Dying Daily #141: Time and How We Spend It

I like to ask people about their priorities.

The answers are inevitably similar:
  • God
  • Family
  • Job
or
  • Family
  • School
  • Career
or
  • Family
  • Friends
  • Church
A lot of overlap, and the answers are pretty standard.

We say what we are supposed to say, we state our priorities as they “should” be.

The thing is, these are pretty much always untrue. We can see what our priorities are by how we spend our time. When I ask people to keep a time log, or even just pay attention to how they actually spend their time the answers are much different.
  • Watching Netflix
  • Playing on my phone
  • Pornography
  • Drinking
  • Texting with people
  • Smoking weed
  • Playing video games
  • Watching sports
Things like this. Not all as noble or healthy or socially acceptable, but much more honest.

An unavoidable part of a mindful lifestyle is being conscious and intentional with how we spend our time.

It’s easy to waste time these days, we live in a society and consumer culture that not only encourages it, but creates newer and better and more interesting ways to do it constantly. We also pile our lives up with meaningless tasks, so that suddenly shirking everything and binging The Office for 6 hours seems overwhelmingly appealing.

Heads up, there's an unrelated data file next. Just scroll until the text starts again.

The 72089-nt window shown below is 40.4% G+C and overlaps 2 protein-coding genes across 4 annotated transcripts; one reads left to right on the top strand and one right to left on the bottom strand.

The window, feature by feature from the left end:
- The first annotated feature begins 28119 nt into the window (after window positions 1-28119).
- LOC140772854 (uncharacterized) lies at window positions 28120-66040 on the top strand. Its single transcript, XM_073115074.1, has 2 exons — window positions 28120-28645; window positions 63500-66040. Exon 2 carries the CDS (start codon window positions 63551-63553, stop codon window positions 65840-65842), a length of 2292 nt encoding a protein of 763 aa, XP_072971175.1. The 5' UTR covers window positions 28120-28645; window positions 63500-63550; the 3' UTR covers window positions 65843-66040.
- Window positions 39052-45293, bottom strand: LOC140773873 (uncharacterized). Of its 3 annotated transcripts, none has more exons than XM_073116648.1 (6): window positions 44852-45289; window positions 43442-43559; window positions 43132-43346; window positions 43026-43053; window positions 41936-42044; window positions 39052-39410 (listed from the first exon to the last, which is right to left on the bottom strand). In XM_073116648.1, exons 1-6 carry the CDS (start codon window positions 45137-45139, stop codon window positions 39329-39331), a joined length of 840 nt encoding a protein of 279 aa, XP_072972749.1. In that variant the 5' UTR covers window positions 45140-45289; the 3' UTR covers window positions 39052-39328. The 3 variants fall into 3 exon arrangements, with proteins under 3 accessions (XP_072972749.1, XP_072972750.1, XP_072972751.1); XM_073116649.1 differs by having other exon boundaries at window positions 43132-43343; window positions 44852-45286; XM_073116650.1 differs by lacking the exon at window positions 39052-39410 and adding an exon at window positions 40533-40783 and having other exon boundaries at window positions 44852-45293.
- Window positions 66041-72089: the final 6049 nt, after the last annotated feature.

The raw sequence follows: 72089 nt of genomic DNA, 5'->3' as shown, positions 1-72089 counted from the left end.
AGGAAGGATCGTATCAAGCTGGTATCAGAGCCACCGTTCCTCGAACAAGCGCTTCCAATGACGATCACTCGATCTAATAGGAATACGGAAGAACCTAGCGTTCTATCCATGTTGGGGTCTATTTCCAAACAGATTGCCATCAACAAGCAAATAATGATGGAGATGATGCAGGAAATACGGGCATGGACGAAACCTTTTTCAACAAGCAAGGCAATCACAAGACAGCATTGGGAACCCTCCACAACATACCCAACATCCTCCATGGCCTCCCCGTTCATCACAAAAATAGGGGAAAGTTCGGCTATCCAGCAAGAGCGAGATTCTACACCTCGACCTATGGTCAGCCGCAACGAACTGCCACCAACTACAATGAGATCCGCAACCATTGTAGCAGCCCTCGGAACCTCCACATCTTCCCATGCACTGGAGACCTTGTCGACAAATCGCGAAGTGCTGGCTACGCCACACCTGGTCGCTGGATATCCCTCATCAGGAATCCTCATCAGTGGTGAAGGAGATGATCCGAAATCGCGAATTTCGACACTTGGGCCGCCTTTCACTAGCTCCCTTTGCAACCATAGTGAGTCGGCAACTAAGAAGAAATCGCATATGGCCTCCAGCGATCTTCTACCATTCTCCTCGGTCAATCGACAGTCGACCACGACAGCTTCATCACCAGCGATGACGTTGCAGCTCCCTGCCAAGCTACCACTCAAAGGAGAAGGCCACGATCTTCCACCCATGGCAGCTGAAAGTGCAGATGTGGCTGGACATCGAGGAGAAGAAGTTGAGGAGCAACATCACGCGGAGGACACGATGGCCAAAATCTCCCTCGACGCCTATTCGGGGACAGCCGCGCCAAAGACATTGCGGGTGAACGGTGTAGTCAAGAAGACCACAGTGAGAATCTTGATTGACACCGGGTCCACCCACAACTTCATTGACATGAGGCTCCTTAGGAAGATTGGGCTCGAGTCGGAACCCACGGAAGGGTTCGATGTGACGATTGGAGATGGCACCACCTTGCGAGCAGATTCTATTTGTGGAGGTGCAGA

Every moment matters, and if we can approach them with a mindful awareness and compassion, we can make even the most unpleasant or mundane task worthwhile.

But first, we have to be aware of what we are doing at all.
How often do you snub the person in the room with you by engaging others through your phone or tablet?
How much time do you spend mindlessly scrolling Facebook or Instagram or Reddit?
How much of your time goes toward getting intoxicated, including the process of acquiring the intoxicants and recovering from them?
If you were to create a minute-by-minute log of how you spend your time, how much of it would be intentional? What would someone who read this log say your priorities are?
None of these are meant to be criticisms or judgments, we all waste time and lose intentionality. They are tough questions, but questions worth answering.
Once we look at how much time we are wasting, we can ask ourselves why. I find there is often something missing in our lives when we are driven to distraction and idleness, and that is where the real value of being mindful with our time comes in.

Try to be mindful of how you spend your time today. It’s limited, and all of it is irreplaceable.

Have a great day, thank you for reading.